There is no limit on the amount of time that may lapse between the completion of a composition and the time you choose to copyright it. In other words, you can copyright a song this year that you wrote 5 years ago!!! It is necessary to mention another very important point. You can only copyright a complete work. You cannot copyright a raw idea; a story outline; half a verse, or half a song: Only a complete work can be copyrighted. Therefore, anyone can write a song using an idea you have used IF they do not use your melody or your words. And you have the same privilege. Some of you may not write music or be able to transcribe a melody to the written page. "What do I do?", you might ask. Well, find someone that can do it for you, Baby! Find someone like the local high school music teacher (or another upstanding member of the community) and enlist their aid in writing a "lead sheet". Better still, learn to do it yourself!!! It's not hard . . . they say.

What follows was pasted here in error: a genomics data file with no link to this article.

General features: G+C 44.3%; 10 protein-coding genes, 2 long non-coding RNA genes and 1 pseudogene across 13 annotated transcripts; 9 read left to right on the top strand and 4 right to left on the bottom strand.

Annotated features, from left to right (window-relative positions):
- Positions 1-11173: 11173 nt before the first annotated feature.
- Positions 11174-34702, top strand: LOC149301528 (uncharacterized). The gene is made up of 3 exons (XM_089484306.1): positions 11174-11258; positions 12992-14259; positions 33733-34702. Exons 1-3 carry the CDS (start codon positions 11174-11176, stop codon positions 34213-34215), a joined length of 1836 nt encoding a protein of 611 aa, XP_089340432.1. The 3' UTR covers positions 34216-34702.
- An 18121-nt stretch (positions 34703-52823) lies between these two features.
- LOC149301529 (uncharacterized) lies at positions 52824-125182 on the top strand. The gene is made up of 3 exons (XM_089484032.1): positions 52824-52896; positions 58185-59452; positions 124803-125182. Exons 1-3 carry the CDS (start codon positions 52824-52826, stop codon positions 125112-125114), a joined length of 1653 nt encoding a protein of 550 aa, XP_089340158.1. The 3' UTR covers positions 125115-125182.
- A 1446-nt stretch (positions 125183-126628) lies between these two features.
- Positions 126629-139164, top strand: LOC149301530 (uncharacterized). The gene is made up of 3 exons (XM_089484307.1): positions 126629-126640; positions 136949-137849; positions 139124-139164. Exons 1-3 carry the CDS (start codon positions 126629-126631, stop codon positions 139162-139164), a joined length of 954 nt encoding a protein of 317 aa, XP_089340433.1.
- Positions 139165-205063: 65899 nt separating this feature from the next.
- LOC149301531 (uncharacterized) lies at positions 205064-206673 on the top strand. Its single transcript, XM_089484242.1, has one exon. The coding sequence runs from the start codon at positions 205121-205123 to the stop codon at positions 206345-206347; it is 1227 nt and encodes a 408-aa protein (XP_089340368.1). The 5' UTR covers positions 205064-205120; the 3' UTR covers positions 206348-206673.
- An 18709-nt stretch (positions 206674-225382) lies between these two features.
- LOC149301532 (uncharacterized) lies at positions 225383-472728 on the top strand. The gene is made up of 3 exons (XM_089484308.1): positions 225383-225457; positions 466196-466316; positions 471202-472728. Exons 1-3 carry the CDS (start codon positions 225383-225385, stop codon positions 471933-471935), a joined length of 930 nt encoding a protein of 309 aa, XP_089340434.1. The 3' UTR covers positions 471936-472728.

A "lead sheet" is the words and melody with the letter name for the chord used. A "lead sheet" is all you need to copyright. You may have heard of other methods of protecting your song such as sending it to yourself by registered mail and not opening it except in the presence of a Notary Public or in a court of law; putting your songs on tape and putting the tape in a safe deposit box; etc. For many more reasons than we have space to explain, please do it the right way with the United States Bureau of Copyright. It saves a lot of time and trouble in the long run.

Now let me blow your mind. The moment you finish a song it is automatically covered by a COMMON LAW COPYRIGHT! Got that? Just because you wrote it, your composition is copyrighted. "Then why go through all those changes with the Bureau of Copyright?" OK. Here are just a few reasons:

(1) Once a song has been published you loose your common law copyright.

(2) It costs money (court cost, lawyers fees, etc.) if it becomes necessary to prove ownership of a song by right of common law copyright.

(3) If there is an enfringement on your song before you can take it to court, you must first file a FORM E anyway and THEN start proceedings!!!